Neil McElroy might be better known for his time as President of P&G, or perhaps as the former U.S. Secretary of Defense. But before that, in 1931 he was a junior executive at P&G managing the advertising of soap. And it was then that he penned a memo often credited as the birth of brand marketing.
In truth, the idea of building consumer preference through advertising dates back to mid-1800s, with P&G advertising throughout the late 1800s and running its first colour ad (left) in 1896 for Ivory soap. And in 1925 P&G setup a formal consumer research department to better understand consumer preferences and behaviour. But the McElroy memo in 1931 did layout the role of the ‘brand men’, or brand managers.
In his internal memo seeking additional staff resources, McElroy makes the case for moving responsibilities for brand management from the sales to the advertising departments, and to have one person responsible for each brand. He states that the brand manager should be responsible for the overall performance of the brand and undertake activities ranging from package and ad design, to sales analysis to replicate high performing tactics and address underperforming regions. These activities are still the core of the brand management role in consumer products today. See below for the full version of the memo.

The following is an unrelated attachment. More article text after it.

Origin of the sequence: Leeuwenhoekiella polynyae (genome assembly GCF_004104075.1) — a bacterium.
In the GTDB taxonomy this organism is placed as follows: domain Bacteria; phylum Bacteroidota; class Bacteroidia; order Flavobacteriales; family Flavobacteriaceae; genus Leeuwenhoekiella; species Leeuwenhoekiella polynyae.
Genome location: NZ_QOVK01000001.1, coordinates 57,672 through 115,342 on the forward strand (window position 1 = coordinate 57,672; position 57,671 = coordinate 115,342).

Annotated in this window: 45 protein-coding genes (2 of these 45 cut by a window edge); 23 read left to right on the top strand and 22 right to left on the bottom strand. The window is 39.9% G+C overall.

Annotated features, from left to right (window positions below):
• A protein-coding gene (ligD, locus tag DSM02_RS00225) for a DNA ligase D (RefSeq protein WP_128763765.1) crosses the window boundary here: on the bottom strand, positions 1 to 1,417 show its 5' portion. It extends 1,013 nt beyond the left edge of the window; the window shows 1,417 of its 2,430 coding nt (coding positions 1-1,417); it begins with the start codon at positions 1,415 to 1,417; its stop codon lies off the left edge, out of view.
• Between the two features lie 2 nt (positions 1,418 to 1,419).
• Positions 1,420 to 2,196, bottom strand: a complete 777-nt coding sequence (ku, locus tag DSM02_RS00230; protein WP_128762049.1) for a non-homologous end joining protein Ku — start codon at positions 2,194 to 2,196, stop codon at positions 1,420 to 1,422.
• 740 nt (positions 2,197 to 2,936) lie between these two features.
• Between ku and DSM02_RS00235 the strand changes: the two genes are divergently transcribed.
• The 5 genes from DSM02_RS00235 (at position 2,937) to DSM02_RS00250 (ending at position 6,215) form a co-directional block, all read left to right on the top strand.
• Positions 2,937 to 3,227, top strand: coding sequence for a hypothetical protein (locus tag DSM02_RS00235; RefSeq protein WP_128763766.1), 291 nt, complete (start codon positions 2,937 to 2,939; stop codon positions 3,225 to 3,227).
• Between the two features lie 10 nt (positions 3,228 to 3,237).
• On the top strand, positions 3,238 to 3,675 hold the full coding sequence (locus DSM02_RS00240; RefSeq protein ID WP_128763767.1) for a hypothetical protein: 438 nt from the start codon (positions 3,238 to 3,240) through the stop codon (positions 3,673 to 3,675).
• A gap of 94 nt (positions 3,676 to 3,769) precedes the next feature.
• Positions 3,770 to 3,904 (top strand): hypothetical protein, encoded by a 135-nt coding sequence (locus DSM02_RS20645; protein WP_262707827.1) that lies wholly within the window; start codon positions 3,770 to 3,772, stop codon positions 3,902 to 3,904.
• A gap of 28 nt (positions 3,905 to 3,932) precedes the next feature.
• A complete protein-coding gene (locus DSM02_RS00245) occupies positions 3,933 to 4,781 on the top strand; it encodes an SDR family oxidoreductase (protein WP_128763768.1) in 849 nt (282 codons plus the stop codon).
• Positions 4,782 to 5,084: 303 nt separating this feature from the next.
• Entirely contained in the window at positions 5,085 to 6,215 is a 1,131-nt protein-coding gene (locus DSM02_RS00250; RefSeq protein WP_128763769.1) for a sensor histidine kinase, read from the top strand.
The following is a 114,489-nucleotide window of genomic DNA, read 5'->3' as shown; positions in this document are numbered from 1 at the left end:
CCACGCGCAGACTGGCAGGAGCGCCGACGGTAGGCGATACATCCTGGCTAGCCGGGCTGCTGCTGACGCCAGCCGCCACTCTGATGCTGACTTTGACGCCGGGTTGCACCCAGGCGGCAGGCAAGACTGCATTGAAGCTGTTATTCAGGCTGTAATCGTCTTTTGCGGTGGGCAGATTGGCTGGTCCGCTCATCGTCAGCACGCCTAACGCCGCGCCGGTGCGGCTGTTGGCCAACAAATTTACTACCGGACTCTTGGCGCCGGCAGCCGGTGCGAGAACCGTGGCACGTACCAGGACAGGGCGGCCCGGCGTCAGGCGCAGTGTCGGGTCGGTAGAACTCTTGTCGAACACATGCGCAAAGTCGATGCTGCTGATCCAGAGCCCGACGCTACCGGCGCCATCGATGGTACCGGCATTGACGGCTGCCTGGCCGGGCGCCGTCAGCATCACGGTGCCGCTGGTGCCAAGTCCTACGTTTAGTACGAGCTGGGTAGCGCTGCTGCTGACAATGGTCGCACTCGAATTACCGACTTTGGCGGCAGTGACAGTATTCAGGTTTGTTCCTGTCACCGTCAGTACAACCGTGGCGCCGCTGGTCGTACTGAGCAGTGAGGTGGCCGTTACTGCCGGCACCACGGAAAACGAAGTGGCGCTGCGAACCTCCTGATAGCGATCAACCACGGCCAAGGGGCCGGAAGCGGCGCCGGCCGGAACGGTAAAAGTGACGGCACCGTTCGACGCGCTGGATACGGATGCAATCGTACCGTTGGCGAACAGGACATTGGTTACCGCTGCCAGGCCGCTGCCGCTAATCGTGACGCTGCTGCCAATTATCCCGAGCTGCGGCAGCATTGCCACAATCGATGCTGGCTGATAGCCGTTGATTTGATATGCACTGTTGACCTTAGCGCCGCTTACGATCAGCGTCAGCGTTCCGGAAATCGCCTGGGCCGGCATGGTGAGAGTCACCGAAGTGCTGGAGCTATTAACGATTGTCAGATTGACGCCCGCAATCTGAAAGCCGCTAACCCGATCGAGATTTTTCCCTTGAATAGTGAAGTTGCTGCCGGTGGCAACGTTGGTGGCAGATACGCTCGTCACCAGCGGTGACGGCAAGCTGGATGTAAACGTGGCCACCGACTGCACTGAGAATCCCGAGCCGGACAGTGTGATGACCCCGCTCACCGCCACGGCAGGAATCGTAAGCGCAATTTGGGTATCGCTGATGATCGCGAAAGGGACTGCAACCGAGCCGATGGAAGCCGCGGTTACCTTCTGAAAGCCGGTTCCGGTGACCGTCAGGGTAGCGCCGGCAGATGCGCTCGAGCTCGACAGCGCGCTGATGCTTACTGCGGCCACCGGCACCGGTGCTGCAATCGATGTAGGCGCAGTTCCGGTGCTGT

The 1931 McElroy ‘Brand Teams’ Memo
While we’re here, let’s look at what advertising looked like in the 1930s. McElroy was responsible for the Camay brand of soap, a competitive offering against imported perfumed soap and an upmarket option to the core P&G brand of Ivory.
By today’s standards the headlines are shocking. While today the headlines may have softened, unfortunately the strategy behind them is still present in much of today’s advertising, especially in the beauty category. The approach of attacking self-confidence in order to generate sales or a price premium is still common practice. This is one reason for the tremendous success of the Dove campaigns, and these ads from 1931 and 1932 certainly put them in contrast.
On another note, content marketing is a buzzword often heard today in the marketing industry. Often seen as digital only and a relatively new tactic, it is interesting to think of long copy ads, such as the ones below, as the original content marketing.
Next week we’ll skip ahead to 1954 and share some timeless Druckerisms.